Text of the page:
“She will bear a son, and you shall call his name Jesus, for he will save his people from their sins."
(Matthew 1:21 ESV)
As we remember the account of the first Christmas, the truth contained in the above verse is familiar. However, even though we know it well, it’s one that many of us fail to comprehend rightly. What I mean is that we believe Jesus to be the Savior. But we’re looking for him to save us from something other than sin.
We fall into the same trap as the Jews in Jesus’ day. They expected the Savior to be a political ruler. They expected him to save them from their bondage to Rome. So, when Jesus appeared on the scene, he was not what they expected. And, as a result, they failed to receive the blessing he came to provide.
I remember taking a course in college, which focused on Christianity in modern times. The expectation was not that Jesus would save us from sin. The expectation was that Jesus would overturn all of the evils of this present world.
We often think the same way. We look to Jesus, but not for salvation from sin. We look to him to help us in times of financial struggle. We look to him to help us with health issues. We look to him to help our loved ones as they approach the time of their death.
Please don’t misunderstand me. There’s nothing wrong with taking our present needs to Jesus. In fact, he invites us to do so. The problem comes when we look to him only for salvation from our present struggles, and not for the salvation he came to bring.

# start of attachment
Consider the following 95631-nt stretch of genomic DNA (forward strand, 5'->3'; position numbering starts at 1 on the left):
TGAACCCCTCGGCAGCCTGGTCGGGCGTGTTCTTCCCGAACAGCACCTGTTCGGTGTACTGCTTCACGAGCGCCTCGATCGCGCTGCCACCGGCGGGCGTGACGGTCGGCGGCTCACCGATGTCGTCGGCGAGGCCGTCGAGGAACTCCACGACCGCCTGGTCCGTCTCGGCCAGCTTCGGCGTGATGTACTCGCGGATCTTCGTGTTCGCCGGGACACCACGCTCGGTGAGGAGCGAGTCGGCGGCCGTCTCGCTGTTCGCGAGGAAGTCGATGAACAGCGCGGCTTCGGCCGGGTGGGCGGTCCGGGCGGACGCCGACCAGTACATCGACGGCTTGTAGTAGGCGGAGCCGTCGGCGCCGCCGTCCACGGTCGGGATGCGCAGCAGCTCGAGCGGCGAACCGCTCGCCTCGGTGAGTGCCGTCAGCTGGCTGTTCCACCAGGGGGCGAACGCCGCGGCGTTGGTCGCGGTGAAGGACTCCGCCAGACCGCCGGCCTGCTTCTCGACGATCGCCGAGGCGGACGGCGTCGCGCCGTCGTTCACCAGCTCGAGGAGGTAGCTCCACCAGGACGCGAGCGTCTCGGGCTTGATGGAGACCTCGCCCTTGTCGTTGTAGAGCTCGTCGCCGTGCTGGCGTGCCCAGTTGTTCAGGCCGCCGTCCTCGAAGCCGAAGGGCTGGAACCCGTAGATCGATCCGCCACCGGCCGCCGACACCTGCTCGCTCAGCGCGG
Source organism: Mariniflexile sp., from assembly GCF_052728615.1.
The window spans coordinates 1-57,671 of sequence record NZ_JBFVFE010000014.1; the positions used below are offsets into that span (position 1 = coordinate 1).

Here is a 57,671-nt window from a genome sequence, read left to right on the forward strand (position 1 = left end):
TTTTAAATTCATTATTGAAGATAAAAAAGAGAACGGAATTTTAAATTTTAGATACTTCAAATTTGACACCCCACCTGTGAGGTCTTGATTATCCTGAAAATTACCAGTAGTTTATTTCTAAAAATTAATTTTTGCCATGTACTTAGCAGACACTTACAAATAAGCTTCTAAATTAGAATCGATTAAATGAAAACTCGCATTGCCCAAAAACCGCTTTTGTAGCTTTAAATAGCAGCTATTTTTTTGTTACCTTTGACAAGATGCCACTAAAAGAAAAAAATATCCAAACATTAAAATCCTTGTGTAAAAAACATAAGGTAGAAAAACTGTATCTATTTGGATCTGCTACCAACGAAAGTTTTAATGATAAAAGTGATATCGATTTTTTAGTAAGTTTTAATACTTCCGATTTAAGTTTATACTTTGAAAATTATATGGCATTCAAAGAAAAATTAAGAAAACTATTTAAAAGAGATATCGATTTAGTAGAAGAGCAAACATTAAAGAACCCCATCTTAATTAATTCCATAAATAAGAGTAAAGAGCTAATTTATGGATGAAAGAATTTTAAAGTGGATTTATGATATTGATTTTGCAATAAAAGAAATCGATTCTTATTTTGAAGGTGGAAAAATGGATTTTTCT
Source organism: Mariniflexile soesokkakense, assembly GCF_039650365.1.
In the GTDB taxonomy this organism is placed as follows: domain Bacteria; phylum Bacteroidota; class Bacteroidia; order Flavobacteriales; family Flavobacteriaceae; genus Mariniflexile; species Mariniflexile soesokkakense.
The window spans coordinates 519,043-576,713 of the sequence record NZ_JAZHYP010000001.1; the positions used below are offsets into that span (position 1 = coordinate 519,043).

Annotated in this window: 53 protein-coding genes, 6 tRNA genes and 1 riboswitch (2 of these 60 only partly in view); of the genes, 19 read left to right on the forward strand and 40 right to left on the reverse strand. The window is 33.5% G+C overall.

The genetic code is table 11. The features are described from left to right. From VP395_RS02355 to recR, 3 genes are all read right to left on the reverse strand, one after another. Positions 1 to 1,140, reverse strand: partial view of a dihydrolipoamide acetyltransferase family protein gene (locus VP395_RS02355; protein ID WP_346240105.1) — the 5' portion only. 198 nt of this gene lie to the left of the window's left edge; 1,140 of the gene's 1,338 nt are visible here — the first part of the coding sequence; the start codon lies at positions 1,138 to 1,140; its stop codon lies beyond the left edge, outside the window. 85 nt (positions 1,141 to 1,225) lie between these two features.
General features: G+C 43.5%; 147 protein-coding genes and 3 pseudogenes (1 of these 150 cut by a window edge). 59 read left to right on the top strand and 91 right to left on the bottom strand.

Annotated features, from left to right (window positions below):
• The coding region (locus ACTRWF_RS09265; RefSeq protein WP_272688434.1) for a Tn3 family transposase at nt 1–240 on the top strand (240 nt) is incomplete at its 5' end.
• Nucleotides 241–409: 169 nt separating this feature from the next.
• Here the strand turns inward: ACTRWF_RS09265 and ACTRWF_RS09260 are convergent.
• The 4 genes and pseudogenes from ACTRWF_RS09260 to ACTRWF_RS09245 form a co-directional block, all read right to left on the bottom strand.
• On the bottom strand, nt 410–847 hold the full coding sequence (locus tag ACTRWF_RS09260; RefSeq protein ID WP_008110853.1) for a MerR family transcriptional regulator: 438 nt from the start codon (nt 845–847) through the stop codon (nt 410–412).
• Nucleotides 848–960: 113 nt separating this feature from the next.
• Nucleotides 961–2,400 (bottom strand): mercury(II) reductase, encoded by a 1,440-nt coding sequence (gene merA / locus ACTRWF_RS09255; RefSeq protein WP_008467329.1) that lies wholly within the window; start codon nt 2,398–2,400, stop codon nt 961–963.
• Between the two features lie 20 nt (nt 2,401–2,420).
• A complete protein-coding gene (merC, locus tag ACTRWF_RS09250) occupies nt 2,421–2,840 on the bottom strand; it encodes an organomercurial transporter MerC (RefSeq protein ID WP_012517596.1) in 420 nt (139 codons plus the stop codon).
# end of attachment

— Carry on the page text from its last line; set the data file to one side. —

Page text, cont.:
This is what so many of us do. We look to Jesus to help only with our worldly needs. And, when he fails to do so, or when he fails to answer our prayers in the way we expect, we get angry with him. We deny his love. We deny his power. In some cases, we turn completely away from him.
We must understand that Jesus came into this world to save us from our sin. This, you see, is our greatest need. Because of our sin, we’re destined only for death and hell. But, because of his coming into the world, because of his sacrifice, the forgiveness of sin and eternal life have been made available to all who trust in him.
At the end of this age, all of the evils of this life will come to an end. They will be no more because they are the consequence of sin. Suffering and death are a part of the world in which we live because of the fall of man in the beginning, and because of our ongoing sin.
However, when sin is no more, the consequences of sin will be a thing of the past. When we are made to be like Christ, no longer will we endure the suffering of this age. We will live forever in a place where there is no more death or mourning or crying or pain.
So as we remember Jesus’ birth, and as we remember his salvation, let us remember from what he came to save us. His coming doesn’t mean that our life will be perfect in the here and now. Our current problems don’t reflect his failure to save us. Jesus came into this world to save his people from their sins.